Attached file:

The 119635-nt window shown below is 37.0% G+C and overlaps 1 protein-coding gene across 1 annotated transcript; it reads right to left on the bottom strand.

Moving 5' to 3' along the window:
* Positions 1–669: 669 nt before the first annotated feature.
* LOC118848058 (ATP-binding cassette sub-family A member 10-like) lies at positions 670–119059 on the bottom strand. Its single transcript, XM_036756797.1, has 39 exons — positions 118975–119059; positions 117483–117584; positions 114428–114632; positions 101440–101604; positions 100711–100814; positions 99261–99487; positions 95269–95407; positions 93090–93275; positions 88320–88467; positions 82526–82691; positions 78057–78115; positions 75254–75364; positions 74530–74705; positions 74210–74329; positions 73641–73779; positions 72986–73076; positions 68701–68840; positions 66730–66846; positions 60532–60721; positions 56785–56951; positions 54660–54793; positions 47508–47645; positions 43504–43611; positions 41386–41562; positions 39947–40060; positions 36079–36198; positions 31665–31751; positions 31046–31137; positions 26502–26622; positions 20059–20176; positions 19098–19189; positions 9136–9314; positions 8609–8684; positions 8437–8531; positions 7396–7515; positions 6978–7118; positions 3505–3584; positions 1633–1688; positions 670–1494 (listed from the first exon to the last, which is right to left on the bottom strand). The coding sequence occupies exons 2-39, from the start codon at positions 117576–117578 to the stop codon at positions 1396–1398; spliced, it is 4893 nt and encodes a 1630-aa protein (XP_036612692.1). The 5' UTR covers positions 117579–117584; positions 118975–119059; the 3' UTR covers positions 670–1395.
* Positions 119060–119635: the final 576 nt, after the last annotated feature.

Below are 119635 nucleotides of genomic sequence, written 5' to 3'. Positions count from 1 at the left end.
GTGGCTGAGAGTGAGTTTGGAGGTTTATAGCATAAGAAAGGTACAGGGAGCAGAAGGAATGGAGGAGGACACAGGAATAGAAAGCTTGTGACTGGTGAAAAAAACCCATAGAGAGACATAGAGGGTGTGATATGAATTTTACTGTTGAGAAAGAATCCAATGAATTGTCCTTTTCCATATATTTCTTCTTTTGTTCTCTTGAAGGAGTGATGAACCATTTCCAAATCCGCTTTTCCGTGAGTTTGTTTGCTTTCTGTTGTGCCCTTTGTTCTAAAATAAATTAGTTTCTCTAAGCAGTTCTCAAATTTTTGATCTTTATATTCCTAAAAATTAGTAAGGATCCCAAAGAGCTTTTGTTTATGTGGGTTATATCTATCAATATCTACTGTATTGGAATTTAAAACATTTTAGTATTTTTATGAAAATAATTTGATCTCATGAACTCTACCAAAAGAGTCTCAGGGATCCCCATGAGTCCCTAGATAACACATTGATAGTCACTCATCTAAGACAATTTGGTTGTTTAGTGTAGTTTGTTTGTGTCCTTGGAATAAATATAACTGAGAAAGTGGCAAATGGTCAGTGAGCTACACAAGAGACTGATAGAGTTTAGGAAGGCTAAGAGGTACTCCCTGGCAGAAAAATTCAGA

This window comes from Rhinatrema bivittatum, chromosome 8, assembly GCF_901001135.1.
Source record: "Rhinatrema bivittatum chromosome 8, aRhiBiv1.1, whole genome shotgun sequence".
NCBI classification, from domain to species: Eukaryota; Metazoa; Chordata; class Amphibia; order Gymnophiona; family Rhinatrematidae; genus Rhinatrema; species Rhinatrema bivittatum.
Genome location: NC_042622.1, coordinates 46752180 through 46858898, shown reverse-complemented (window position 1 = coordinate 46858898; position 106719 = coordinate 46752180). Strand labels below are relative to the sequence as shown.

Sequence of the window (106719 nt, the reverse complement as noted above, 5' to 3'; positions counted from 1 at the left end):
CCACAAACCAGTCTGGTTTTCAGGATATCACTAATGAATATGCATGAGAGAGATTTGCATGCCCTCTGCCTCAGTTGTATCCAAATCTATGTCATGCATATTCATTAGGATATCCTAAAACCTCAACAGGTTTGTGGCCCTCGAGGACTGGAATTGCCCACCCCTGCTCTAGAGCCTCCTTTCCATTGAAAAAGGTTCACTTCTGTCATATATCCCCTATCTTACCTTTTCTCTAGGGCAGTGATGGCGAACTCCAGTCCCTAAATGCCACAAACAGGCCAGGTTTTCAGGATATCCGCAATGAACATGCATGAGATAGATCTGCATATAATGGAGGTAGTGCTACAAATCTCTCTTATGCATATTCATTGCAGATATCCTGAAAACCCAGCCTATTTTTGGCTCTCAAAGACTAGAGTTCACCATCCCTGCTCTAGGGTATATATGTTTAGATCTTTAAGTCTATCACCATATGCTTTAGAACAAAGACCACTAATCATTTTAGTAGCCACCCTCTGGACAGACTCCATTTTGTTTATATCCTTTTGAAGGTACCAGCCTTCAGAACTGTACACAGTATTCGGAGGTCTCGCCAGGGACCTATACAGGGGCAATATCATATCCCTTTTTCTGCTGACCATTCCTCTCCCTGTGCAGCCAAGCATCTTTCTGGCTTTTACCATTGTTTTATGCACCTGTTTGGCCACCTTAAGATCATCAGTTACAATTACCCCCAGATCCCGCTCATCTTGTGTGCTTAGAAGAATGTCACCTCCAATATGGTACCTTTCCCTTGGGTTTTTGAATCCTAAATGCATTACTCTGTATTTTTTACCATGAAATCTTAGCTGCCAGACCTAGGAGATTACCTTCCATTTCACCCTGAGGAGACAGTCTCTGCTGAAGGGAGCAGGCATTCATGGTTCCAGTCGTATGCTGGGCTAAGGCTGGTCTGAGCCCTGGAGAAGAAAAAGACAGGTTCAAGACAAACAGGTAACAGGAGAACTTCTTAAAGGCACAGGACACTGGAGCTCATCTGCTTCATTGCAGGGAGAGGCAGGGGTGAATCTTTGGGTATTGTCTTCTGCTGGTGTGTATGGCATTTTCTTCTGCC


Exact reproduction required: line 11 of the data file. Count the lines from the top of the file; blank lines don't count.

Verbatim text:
Genome location: NC_042622.1, coordinates 46752180 through 46858898, shown reverse-complemented (window position 1 = coordinate 46858898; position 106719 = coordinate 46752180). Strand labels below are relative to the sequence as shown.